SAPSN in Malawi -a clash between liberalism and radical movement building

ronald”Tension developed at the People’s Summit when some participants expressed frustration with the approach of the organisers, which seemed to be confined to submitting memoranda once a year to regional state officials.” -Ronald Wesso works for Afrikagrupperna’s partner organization SPP, Surplus People Project. This is his reflection on the Southern African People’s Solidarity Network (SAPSN)

The People’s Summit was a gathering called by the Southern Africa People’s Solidarity Network (SAPSN) in Lilongwe, Malawi on 16 and 17 August parallel to the Heads of State and Government Summit called by the Southern African Development Community (SADC) in the same city. Both events are annual, and the theme of the People’s Summit this year was ’Reclaiming SADC for People’s Development and Solidarity: Ensuring our Natural Resources Benefit the People…’

There was a telling moment in the commission discussing ’agriculture, land ownership and food sovereignty in SADC’. As people were sharing experiences and formulating demands to put into the communiqué, a woman brought the proceeding to a standstill by saying, ’Wait a minute comrades. These are the same things we said in the communiqué that we submitted in Angola in 2011. Let us look at that communiqué and ask ourselves how many of those demands were listened to. None!’ After a stunned silence participants started agreeing that this was not a problem of 2011 only, but that in all the years of submitting these communiqués the heads of state have consistently ignored them. Are summits like these – and by extension SAPSN itself – a waste of time and money?

The tension around SAPSN in Malawi could be understood as the conflict between two different, though overlapping, models of striving for social change – the liberal civil society model and the radical movement building model. The liberal civil society model of striving for social change commits change agents to work within the rules and structures set up by capitalist states and this model is often led by lawyers, researchers and other middle class people empowered to function within those kinds of spaces. The radical movement building model seeks to prioritise the democratic self-organisation and direct action of the labouring and marginalised masses and is not in principle bound by the rules of capitalist society.  Of course, although ultimately opposed, these models have often appeared in combination in the same movement seemingly complementing each other. However, in the neo-liberal era the liberal civil society model have proven to be stripped of any semblance of effectiveness.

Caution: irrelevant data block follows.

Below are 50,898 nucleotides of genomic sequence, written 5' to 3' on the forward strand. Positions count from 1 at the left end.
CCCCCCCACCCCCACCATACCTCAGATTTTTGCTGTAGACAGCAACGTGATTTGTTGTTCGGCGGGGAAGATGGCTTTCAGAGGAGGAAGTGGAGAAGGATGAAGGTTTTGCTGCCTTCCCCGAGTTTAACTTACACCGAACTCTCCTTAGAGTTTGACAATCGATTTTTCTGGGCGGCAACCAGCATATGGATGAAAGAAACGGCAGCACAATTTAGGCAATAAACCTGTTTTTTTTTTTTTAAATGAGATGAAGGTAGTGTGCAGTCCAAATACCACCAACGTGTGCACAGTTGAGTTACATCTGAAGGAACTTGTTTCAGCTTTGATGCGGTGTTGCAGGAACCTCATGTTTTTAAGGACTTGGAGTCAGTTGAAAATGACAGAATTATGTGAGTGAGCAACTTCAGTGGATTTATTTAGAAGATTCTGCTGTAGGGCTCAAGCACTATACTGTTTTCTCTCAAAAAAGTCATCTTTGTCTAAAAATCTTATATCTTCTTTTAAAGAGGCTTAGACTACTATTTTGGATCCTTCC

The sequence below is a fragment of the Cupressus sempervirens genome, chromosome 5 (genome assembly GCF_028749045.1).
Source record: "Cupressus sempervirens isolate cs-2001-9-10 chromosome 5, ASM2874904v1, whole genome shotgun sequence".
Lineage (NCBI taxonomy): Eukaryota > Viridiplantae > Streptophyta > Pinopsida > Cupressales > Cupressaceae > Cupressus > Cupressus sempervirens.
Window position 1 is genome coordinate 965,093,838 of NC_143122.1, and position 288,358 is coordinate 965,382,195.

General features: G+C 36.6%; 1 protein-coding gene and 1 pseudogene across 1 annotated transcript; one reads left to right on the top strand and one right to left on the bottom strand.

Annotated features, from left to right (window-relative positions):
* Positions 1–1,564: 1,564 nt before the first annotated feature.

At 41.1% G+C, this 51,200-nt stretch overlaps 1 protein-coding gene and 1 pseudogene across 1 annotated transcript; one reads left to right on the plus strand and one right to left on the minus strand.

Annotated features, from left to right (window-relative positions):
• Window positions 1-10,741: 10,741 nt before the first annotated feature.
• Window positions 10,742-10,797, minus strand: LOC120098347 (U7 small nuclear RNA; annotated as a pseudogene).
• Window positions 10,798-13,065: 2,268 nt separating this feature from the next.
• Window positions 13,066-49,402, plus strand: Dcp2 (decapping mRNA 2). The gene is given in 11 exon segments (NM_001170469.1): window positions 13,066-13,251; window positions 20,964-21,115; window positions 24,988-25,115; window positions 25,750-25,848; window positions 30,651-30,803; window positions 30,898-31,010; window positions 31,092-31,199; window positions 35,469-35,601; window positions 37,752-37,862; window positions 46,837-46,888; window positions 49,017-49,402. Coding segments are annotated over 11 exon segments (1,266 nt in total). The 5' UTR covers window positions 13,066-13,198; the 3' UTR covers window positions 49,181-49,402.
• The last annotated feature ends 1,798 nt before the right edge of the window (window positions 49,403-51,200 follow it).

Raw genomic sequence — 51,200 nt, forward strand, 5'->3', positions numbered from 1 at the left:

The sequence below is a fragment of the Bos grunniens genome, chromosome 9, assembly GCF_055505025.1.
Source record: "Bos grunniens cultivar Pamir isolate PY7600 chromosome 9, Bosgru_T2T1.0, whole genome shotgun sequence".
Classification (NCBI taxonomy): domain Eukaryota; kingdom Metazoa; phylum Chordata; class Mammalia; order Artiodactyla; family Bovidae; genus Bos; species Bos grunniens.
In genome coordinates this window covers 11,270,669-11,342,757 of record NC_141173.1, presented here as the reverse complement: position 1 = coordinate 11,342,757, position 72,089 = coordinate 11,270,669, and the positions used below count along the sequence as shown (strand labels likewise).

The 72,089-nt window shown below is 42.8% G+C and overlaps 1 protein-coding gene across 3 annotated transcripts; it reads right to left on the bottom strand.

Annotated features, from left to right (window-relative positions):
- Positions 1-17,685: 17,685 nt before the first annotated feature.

Within this approach a gathering such as the People’s Summit could be extremely useful. Its value would not be to serve as a platform from which skilled speakers and writers can persuade the heads of states to adopt pro-poor policies, nor would it be as a space where the promoters of radical ideologies can persuade and recruit a few more activists to their particular ideological views and projects. Its value would be in the contribution it could make to building movements in the place where it takes place. This has been the main, and often over looked, benefit of the World Social Forum.

The key focus of the summit would be to understand and contribute to movement building in Malawi. Writers could have focused on describing and analysing the civil society organisations and movements in Malawi – the issues that the comrades confront, their strength, the actions they are planning and the support they need. Speakers could have assisted with facilitating popular education sessions for movement building. Instead of meeting in a hotel and marching to an out of sight nature reserve we could have had public meetings, walk-abouts and leafleting in the poor communities. Malawian movements could have taking important steps forward with the help of the energy, political clarity, public attention and resources they would have gained from such regional solidarity efforts. This is the approach that will maximise the impact of the next SAPSN summit. It is well within SAPSN’s capacity. The main thing now is to adopt this orientation toward radical movement building as the strategy to fight for social change.

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